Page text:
Category Archives: Tania Pryputniewicz

January 21 – A Daughter, Sand Angels, and the Sun

by Tania Pryputniewicz

I woke curmudgeonly grumpy from a tangle of blankets, one son’s knees grazing my spine, husband and Husky hugging the far wall. At my feet, my middle son. Parallel to the bed on the floor, my twelve year old daughter, hair smothered by pillows as I turned off the alarm. Transplanted from northern to southern California, I should have been overjoyed after three years of two-city living without my husband to be reunited under one roof.

But I’d acquired a hyper-vigilance due to raising our children alone–a “too-little-to-go-around” self whose reaction to any sentence starting with, “Mom” opened with, “What?…can’t you see I’m….” x, y, z. My daughter, with infinite patience last year, drew note after note decorated with rainbow letters, “Can I come down for tea with you tonight?” Fatigued, as hard as I tried, I felt locked in internal sorrow, afraid I’d never rise above our circumstances to be larger of heart.

I feel my shortcomings as a mom most intensely in relation to my daughter. Because we are both firstborns? Female? Because her brothers’ needs seem easier? I only know I’m more conflicted with her. And she has no qualms about letting me know how I’ve failed her. Which took me to some dark places last year (given the struggle to raise the children, work, hold down the fort, and stave off the ever present poet’s dream of writing a poem worthy of eternity).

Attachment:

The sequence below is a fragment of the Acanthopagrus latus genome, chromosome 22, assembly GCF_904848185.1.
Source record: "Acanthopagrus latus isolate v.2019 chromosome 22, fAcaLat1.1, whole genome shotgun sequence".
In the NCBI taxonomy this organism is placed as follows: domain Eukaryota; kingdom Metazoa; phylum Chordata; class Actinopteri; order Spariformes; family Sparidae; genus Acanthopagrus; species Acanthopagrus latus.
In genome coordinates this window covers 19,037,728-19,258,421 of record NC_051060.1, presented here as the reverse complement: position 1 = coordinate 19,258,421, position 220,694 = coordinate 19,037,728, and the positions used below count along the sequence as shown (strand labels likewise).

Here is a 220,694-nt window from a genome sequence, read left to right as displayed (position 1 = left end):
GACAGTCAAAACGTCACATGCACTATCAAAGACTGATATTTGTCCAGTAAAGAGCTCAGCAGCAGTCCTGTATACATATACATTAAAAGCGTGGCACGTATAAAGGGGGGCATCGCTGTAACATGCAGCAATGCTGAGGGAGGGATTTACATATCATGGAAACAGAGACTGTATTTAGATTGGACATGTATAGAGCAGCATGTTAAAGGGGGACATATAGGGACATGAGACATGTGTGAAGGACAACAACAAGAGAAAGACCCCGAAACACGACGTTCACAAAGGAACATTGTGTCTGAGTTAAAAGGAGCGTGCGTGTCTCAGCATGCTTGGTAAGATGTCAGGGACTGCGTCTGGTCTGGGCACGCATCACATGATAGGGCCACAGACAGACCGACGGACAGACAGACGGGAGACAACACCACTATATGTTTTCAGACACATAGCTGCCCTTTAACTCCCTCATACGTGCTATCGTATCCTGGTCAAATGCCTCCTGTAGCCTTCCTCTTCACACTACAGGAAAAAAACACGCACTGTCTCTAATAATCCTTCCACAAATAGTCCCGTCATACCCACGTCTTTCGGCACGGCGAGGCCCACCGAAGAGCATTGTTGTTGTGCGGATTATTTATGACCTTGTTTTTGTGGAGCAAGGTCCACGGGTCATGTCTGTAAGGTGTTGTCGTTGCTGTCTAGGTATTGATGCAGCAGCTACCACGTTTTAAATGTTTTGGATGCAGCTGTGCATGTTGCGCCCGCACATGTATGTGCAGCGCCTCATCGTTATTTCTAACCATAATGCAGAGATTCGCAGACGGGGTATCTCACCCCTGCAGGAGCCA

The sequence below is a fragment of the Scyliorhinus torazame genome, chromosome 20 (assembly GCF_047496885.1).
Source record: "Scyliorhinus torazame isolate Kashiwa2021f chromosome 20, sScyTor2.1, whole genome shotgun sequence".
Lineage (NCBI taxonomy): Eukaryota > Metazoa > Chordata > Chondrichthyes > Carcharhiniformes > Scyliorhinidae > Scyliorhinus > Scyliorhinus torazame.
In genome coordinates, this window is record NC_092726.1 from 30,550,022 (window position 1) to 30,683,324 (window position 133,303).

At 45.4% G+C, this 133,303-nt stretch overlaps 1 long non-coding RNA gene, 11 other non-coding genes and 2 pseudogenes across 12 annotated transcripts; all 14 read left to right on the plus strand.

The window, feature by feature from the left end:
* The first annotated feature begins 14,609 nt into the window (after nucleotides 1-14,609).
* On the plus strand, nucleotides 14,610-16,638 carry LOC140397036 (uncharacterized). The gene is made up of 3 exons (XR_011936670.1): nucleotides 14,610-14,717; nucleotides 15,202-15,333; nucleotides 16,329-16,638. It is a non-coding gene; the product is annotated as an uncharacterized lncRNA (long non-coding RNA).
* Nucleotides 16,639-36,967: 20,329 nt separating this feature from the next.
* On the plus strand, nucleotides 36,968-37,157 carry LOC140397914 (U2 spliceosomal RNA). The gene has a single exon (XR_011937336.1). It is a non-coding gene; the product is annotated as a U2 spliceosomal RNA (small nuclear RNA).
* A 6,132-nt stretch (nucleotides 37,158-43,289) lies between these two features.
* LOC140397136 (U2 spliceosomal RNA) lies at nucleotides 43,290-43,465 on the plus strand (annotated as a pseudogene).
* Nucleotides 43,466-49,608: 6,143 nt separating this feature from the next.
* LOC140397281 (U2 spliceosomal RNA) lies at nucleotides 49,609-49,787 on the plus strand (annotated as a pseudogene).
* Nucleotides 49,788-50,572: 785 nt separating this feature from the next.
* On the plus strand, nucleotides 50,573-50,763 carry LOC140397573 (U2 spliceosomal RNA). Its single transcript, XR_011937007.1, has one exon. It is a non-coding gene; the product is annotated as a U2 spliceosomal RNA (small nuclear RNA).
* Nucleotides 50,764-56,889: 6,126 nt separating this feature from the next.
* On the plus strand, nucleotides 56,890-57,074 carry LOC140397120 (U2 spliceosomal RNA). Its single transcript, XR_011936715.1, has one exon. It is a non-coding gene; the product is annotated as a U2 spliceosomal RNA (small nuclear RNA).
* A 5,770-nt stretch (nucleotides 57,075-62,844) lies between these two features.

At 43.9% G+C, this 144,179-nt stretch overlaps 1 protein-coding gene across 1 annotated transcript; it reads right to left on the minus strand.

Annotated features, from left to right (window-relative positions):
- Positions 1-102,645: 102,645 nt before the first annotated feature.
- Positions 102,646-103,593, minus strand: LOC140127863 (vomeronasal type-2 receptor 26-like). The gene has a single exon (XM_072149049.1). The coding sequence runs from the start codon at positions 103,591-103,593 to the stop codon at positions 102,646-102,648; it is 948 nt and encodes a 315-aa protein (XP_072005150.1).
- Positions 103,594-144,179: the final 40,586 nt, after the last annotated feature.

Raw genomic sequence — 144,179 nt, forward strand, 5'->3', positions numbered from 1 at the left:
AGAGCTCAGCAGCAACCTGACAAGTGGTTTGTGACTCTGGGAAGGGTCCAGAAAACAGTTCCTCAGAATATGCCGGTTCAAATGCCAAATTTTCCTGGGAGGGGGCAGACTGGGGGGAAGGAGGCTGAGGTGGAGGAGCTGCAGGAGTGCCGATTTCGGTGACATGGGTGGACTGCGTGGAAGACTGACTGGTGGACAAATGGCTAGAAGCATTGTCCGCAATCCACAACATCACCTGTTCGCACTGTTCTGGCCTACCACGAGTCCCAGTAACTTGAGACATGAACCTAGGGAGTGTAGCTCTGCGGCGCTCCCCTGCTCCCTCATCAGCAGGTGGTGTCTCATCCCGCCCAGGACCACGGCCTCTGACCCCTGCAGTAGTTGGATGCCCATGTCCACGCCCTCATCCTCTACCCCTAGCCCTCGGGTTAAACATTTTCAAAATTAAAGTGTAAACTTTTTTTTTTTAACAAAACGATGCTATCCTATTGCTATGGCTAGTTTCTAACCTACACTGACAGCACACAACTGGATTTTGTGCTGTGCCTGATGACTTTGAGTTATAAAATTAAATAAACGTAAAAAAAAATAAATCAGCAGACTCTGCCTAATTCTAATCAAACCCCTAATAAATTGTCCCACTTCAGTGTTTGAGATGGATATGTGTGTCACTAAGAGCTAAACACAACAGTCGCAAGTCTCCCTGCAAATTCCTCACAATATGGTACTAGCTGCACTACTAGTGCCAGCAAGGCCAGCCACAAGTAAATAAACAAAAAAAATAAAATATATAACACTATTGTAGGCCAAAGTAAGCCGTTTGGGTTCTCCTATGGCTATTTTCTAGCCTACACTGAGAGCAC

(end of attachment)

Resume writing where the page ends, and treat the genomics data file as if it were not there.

But even as we wrangled, I understood the only way was “through”–not over, not around, not under, but through. The sun would rise; I’d try again. Some nights we had tea; others I deferred to stacks of student papers, dishes, or her brothers, especially during the month the littlest broke his elbow and needed surgery.

We’ve only been in the new city for two weeks, but my shoulders have dropped several inches now that two adults absorb the field of the kids’ needs. The one place that soothes all of us remains the ocean, mercifully close by here as it was up north, so instinctively, we keep the ritual.

Within moments, I’m photographing patterns–the retreating waves make sand angels below each beached pebble everywhere I look. My girl comes abreast of me and delights in the find. My husband salvages a purple bucket and one tiny green plastic soldier; the boys catapult down the sand dunes. The Husky runs leashless in wide arcs, nipping at the waves.

Dusk finds my daughter and I walking together. She’s willowy, lovely, inching towards adolescence. Hard to believe soon she’ll yearn less and less for my attention. I ask her to stop long enough for a double self-portrait. Finally, we get it right, shoulder to shoulder, positioning the setting sun so it crowns half of her face. We found that when you tilt just far enough apart, the light of the sun breaks into a gold-red fan of spokes across both faces like a blessing.

Tania lives in southern California with her husband, three children, husky, and two disoriented housecats still recovering from the move. A poet by night (MFA, Iowa Writers’ Workshop) and a writing teacher by day, she is heading into her second year of teaching Transformative Blogging for SCN (next class starts February 4th) and is writing a book for women bloggers.